Paul Annacone throws up his arms in jubilation after he eliminated John McEnroe.
Paul Annacone celebrates after he beat John McEnroe in the first round of the U.S. Open in New York on Aug. 26, 1986. Annacone won 1-6, 6-1, 6-3, 6-3.
(Susan Ragan / Associated Press)

“Southern California historically has had the best players in the United States and some of the best players in the world, and they still do,” Annacone said. “Everyone’s kind of looking for the holy grail, but there really isn’t one. It’s a lot of hard work.”

Because he spent eight years working with Sampras and four with Federer, he has often been approached by parents who say they want their kids to be the next Sampras or Federer. That’s not likely.

Advertisement

“The idea is to take their habits,” Annacone said. “What does Roger do so well? Forget about winning matches. What is the program that’s allowed him to be successful? What is Sampras’ program? What has Serena [Williams] done? Take the program that maximizes those skills and then plug the attributes that are relevant to the players who are doing it here and now. You’re not all of a sudden going to make them as gifted as Roger or Serena, but there’s a lot of commonalities in the way they train and what they do that will help all these players maximize their skill set.”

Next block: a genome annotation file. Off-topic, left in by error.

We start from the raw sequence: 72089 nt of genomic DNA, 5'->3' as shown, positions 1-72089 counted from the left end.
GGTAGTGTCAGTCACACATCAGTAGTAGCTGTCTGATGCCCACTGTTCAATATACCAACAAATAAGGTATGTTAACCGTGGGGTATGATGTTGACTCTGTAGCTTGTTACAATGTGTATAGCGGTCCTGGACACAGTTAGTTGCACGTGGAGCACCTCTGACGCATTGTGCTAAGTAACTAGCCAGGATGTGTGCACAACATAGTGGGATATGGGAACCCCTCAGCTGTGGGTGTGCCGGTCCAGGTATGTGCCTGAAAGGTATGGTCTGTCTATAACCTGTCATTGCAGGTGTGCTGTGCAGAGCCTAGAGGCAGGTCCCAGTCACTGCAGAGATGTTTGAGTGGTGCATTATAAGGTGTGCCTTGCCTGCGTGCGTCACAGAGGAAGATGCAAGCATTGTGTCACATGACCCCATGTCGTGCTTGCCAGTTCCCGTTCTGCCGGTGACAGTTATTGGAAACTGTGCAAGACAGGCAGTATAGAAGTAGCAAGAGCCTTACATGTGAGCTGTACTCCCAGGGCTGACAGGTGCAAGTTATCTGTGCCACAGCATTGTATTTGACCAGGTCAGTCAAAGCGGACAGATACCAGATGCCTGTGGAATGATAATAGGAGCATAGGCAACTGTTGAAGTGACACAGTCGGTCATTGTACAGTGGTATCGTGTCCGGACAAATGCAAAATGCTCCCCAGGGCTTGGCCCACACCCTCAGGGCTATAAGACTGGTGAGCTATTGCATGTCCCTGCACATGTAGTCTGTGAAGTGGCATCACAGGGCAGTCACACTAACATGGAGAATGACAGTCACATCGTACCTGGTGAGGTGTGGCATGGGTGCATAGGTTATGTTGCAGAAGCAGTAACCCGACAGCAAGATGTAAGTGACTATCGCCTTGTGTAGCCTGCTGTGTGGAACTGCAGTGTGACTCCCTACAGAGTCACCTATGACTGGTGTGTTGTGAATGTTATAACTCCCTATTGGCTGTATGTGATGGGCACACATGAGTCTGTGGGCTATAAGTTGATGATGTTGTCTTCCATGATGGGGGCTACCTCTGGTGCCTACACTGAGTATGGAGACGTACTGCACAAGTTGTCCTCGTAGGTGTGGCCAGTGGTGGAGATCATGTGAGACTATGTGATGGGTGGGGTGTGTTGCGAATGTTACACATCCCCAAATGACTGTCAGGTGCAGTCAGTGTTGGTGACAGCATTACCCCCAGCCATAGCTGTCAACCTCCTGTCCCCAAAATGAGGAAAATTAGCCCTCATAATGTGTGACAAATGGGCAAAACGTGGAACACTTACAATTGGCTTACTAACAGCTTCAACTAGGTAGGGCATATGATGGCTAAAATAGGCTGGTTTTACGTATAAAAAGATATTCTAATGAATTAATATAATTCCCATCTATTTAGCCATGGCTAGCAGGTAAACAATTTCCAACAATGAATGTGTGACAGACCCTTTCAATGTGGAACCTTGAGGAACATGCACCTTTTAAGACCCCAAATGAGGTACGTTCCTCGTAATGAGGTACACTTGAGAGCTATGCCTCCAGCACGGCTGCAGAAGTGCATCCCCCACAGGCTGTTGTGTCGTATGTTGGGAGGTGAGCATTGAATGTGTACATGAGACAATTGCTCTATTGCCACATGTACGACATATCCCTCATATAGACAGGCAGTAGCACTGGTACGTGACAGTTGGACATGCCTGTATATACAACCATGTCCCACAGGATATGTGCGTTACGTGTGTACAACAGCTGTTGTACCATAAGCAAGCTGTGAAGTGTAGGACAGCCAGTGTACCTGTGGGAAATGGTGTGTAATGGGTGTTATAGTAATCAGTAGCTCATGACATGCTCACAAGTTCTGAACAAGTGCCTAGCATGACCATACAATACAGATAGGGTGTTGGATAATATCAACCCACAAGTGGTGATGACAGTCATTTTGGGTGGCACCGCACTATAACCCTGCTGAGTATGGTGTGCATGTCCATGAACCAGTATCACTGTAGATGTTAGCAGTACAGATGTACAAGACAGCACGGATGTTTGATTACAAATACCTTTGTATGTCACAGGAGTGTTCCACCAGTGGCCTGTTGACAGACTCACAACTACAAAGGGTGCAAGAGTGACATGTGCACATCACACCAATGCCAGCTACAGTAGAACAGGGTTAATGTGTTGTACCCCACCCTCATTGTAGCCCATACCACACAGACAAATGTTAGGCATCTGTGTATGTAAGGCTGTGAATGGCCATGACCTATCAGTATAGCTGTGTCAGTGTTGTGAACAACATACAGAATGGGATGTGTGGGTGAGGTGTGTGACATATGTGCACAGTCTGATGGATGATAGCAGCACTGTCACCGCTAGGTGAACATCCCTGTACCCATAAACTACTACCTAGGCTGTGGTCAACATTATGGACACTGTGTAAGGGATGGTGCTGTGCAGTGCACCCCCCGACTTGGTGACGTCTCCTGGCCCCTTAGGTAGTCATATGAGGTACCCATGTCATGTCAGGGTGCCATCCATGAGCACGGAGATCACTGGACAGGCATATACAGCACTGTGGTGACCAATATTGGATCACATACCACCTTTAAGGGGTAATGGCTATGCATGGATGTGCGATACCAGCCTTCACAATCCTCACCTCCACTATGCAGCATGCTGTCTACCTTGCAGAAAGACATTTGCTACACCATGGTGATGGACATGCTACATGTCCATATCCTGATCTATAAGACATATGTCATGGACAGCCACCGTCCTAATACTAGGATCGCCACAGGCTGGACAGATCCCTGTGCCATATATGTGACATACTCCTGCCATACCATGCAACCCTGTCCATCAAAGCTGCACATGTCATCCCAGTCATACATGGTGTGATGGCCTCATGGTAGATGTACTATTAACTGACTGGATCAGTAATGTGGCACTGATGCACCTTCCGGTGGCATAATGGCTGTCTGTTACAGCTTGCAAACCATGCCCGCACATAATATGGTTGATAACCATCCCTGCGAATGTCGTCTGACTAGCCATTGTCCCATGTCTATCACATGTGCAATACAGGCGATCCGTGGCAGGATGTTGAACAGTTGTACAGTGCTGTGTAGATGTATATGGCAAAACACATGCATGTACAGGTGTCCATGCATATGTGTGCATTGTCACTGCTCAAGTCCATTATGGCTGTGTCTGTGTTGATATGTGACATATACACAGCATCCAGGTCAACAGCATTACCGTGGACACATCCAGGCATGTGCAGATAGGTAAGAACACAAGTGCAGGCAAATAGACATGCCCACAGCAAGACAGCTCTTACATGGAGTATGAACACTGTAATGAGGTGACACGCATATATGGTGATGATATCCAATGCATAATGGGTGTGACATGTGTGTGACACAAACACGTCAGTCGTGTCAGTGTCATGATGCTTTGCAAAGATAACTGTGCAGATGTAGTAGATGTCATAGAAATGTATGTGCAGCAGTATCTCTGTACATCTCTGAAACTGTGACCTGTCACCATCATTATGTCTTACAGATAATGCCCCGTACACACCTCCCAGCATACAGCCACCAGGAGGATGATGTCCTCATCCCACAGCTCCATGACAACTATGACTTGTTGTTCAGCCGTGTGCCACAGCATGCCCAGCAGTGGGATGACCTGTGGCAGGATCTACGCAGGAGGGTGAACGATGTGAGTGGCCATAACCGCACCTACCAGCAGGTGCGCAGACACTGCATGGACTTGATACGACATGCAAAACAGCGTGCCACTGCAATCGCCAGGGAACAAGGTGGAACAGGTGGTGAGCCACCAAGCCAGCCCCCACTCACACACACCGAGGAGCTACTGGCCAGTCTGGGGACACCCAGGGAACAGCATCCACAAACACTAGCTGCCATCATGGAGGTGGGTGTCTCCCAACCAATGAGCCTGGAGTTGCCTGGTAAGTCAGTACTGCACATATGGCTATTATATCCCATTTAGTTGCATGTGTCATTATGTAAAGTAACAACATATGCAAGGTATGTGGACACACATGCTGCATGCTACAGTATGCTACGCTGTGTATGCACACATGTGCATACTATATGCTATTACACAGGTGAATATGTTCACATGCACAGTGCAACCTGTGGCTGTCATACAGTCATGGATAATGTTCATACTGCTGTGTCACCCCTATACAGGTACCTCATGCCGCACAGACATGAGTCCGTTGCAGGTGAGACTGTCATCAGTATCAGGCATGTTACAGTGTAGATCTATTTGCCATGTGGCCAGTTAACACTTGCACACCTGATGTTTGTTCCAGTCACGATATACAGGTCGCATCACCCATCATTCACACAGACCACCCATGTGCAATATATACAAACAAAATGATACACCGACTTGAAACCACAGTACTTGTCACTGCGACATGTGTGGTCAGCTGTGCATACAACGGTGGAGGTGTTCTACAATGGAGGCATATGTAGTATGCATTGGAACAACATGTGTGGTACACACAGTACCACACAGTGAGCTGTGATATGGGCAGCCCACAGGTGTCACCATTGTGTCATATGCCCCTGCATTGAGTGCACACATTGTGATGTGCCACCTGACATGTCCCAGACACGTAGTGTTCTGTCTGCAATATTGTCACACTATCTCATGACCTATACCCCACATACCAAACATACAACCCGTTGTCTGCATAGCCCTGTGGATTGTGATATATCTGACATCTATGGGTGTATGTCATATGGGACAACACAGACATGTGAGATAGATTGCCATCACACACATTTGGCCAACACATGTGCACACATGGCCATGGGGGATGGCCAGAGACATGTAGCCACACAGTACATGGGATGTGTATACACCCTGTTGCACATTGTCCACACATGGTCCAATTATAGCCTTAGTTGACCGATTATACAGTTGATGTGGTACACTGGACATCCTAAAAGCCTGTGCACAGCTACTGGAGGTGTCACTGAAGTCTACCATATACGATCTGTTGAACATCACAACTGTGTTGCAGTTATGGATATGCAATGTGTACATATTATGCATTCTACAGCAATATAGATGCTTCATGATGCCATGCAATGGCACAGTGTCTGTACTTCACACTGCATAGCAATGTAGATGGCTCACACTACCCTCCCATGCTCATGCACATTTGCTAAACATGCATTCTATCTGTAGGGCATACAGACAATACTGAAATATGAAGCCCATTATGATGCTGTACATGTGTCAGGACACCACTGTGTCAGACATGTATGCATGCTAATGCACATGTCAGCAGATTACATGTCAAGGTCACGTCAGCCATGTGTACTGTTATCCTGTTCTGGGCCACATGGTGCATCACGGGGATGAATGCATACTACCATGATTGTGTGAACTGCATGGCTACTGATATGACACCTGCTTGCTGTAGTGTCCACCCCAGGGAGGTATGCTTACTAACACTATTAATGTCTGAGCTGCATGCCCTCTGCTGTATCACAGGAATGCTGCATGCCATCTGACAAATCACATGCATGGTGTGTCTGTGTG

For players like McDonald and former UCLA standout Jennifer Brady — who reached the U.S. Open semifinals last year and defeated Jessica Pegula in the Australian Open on Wednesday to move into the semifinals — tennis was a formative experience and a solid springboard to a pro career. For others, college tennis will be as far as they go. Annacone wants to help them too.

Williams and Osaka will face off during normal waking hours in an Australian Open semifinals that’s been described as a Brady-Mahomes-like showdown.

“There’s not one way to be a professional player,” he said. “And even if kids aren’t going to be professionals, I feel like it’s a really healthy environment and a really tremendous resource for the staff at the SCTA to be able to say, ‘Here’s what’s out here for Sally or Johnny. They’re currently ranked 18 in the section. They’re 15 years of age. Here are some ideas about how and where they should play,’ and then try to educate parents and kids about college pathways and scholarships, where the good programs are, where the good educations are. So I think it’s a pretty broad-stroke comprehensive theme about just being a resource that helps the kids maximize their talent, whatever that level is.”

Advertisement

Most of his work is still in the planning process. As the COVID-19 vaccine becomes more widely available and health regulations ease, he hopes to be able to hold age-group camps in the next few months and stage the college combine in June. “After living through 2020 we’re just in challenging times, and I think any person that’s going to be successful in these challenging times better be flexible, better be able to pivot,” he said, “and that’s what we’re trying to do right now. It’s going to take some time.”

Lacking a holy grail, a solid and realistic plan seems the best course.


Advertisement
Advertisement